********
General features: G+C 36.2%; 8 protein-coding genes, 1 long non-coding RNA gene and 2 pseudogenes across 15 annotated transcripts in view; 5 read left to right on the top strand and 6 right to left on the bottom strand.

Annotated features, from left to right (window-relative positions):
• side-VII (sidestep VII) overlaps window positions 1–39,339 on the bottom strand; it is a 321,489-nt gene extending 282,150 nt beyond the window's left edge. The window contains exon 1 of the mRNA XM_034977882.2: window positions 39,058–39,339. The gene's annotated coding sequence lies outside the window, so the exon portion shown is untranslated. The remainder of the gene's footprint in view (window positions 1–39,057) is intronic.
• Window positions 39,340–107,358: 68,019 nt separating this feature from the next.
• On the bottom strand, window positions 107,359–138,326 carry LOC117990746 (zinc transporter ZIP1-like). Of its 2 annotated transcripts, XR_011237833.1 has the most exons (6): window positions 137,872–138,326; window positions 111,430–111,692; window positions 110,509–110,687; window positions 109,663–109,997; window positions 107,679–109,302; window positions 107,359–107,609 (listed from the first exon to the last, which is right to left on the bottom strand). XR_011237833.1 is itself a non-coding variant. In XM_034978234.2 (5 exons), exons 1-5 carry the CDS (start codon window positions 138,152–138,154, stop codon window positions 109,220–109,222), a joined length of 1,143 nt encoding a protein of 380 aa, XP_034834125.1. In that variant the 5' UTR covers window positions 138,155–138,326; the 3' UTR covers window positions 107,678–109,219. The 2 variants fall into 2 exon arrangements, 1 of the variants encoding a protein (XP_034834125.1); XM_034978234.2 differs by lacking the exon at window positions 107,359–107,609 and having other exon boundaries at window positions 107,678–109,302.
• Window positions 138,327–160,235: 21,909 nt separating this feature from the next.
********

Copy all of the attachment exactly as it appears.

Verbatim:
General features: G+C 36.2%; 8 protein-coding genes, 1 long non-coding RNA gene and 2 pseudogenes across 15 annotated transcripts in view; 5 read left to right on the top strand and 6 right to left on the bottom strand.

Annotated features, from left to right (window-relative positions):
• side-VII (sidestep VII) overlaps window positions 1–39,339 on the bottom strand; it is a 321,489-nt gene extending 282,150 nt beyond the window's left edge. The window contains exon 1 of the mRNA XM_034977882.2: window positions 39,058–39,339. The gene's annotated coding sequence lies outside the window, so the exon portion shown is untranslated. The remainder of the gene's footprint in view (window positions 1–39,057) is intronic.
• Window positions 39,340–107,358: 68,019 nt separating this feature from the next.
• On the bottom strand, window positions 107,359–138,326 carry LOC117990746 (zinc transporter ZIP1-like). Of its 2 annotated transcripts, XR_011237833.1 has the most exons (6): window positions 137,872–138,326; window positions 111,430–111,692; window positions 110,509–110,687; window positions 109,663–109,997; window positions 107,679–109,302; window positions 107,359–107,609 (listed from the first exon to the last, which is right to left on the bottom strand). XR_011237833.1 is itself a non-coding variant. In XM_034978234.2 (5 exons), exons 1-5 carry the CDS (start codon window positions 138,152–138,154, stop codon window positions 109,220–109,222), a joined length of 1,143 nt encoding a protein of 380 aa, XP_034834125.1. In that variant the 5' UTR covers window positions 138,155–138,326; the 3' UTR covers window positions 107,678–109,219. The 2 variants fall into 2 exon arrangements, 1 of the variants encoding a protein (XP_034834125.1); XM_034978234.2 differs by lacking the exon at window positions 107,359–107,609 and having other exon boundaries at window positions 107,678–109,302.
• Window positions 138,327–160,235: 21,909 nt separating this feature from the next.